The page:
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Dublin: 7°C Tuesday 13 April 2021

Easing of restrictions may be brought forward if Covid-19 figures remain low, says Taoiseach

He asked people to “hold firm” until the first week of June.

IF THE FIGURES relating to Covid-19 continue in a downward trajectory, the government will be confident in “bringing forward some of the things from later phases”, Taoiseach Leo Varadkar said today.

“We are only in Phase One. One of the reasons the phase lasts three weeks is in order that we can have proper data. We will not really know what effect the easing of the restrictions has had for about two weeks.

“If the numbers are still going in the right direction in the first week of June, that would give us an assurance that we could accelerate some aspects of the plan, but to do that earlier would be acting without evidence and would be premature,” he said.

He asked people to “hold firm” until the first week of June.

“If the numbers are still going in the right direction at that point, we can have some confidence about bringing forward some of the things from later phases,” he said.

The Dáil has today heard a number of calls for the roadmap to be modified. Fianna Fáil leader Micheál Martin has said the distance that someone can travel from their home should be looked at again. He said there was no serious justification for the 5km and the 20km limit.

Meanwhile, a number of politicians, such as Junior Minister Finian McGrath have argued for the social distancing rule to be reduced from two metres to one metre. Labour’s Alan Kelly made the same call stating that it will have to be reduced in the future. He added that it was hindering and delaying the re-opening of non-Covid-19 healthcare.

Chief Medical Officer Tony Holohan told ministers today that the rule would not be changing at the moment. He previously said that the rule would be kept under review, like all other measures.

When asked about the two metre rule, Varadkar said:

“I am not sure if it is possible to get a political consensus on the 1m or 2m guidance or the two-hour close contact rule.”

Debate about the two-hour rule also took place in the Dáil today, whereby TDs questioned the reasoning behind advice given to the Oireachtas last week that ministers should not be in the Dáil chamber for longer than two hours, as it would make them a close contact if someone in the chamber subsequently tested positive for the virus.

That resulted in the health minister, Simon Harris, being unable to sit for a number of sessions last week, with the concerns about the rule resulting in similar restrictions this week.

As the virus depletes in the community, “we are able to take more calculated risks”, said the Taoiseach.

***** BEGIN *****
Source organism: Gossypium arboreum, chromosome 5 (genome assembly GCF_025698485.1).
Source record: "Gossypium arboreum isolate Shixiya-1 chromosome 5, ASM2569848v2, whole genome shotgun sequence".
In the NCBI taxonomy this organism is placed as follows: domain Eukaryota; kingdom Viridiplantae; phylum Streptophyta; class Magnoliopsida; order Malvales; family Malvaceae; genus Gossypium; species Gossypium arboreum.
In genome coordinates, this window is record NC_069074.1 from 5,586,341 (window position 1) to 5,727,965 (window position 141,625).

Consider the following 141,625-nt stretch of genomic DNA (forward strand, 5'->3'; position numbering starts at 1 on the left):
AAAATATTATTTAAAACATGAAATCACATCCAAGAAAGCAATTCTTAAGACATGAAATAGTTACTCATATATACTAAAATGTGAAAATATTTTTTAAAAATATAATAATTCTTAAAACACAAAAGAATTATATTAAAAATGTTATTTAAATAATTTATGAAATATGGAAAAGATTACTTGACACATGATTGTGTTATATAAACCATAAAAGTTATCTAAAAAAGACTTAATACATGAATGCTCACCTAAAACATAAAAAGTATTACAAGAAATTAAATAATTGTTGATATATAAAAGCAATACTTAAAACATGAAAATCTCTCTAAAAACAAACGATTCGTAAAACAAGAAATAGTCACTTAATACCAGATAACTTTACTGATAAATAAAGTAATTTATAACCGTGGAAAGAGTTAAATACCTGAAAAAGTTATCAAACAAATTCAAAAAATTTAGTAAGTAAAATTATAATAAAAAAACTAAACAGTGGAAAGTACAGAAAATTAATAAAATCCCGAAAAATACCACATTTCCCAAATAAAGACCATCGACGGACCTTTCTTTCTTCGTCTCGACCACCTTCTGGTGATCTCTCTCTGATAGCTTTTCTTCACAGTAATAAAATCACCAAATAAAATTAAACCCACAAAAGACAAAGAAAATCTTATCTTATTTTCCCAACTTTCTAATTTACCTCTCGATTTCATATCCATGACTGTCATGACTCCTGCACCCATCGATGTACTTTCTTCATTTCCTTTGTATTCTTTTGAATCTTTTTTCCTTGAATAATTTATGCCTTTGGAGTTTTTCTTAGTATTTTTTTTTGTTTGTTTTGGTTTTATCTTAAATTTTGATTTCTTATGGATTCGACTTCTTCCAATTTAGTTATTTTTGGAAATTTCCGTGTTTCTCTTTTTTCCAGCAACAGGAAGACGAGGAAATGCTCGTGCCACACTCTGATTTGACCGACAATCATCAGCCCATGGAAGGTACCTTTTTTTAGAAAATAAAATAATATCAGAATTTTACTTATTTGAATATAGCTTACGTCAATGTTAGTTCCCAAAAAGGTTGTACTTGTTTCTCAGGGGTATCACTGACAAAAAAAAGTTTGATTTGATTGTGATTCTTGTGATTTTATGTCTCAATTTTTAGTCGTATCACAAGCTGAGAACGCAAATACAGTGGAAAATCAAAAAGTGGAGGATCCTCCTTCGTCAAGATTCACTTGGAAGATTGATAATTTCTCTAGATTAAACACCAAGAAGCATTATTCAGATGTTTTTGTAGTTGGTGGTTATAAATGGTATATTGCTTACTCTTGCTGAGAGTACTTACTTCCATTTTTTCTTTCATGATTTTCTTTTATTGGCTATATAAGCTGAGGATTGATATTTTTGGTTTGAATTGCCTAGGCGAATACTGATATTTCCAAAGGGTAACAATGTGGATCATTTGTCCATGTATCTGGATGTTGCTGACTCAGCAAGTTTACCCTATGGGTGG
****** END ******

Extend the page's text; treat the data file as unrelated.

“What might have been the right thing to do two or three weeks ago may be different now and may be different again in the next couple of weeks.

“We should accept that it is a risk, however.  There is a genuine risk that if there is any minister or politician here for more than two hours and somebody else in the chamber or they test positive, then all of the people in the chamber will be required to self-isolate for 14 days. That is the truth.  The objective is to make sure that the Government is held to account,” he said.

A number of TDs took issue with the matter, stating that the rule should not be used as an excuse for ministers not to answer questions.

The Taoiseach said the two metre rule and the two-hour contact tracing rule might be an issue the Oireachtas Covid-19 committee could consider.

“It might be the best forum for political consensus to be found, if it can be found.  I am not sure, however, if it can. In the meantime, we will follow the advice of the public health emergency team.”

Today there was also a testy exchange when Rise TD Paul Murphy asked Leo Varadkar if he could live on less than €350 per week – the amount of the Pandemic Unemployment Payment.

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Murphy said: “My argument is very simple. Before you go and cut anybody’s pay who is on €350 per week – you should see what it is like to live on it.”

Murphy said attempts to cut the payment are comparable to when Varadkar set up a welfare cheats hotline during his time as Social Protection minister.

“The same scaremongering about people scamming the system, the attempt to divide and rule workers and the underlying motivation to get people to work for poverty wages,”  Murphy added.

The Taoiseach said the Cabinet will discuss the matter of extending the pandemic unemployment payment as well as the wage subsidy scheme.

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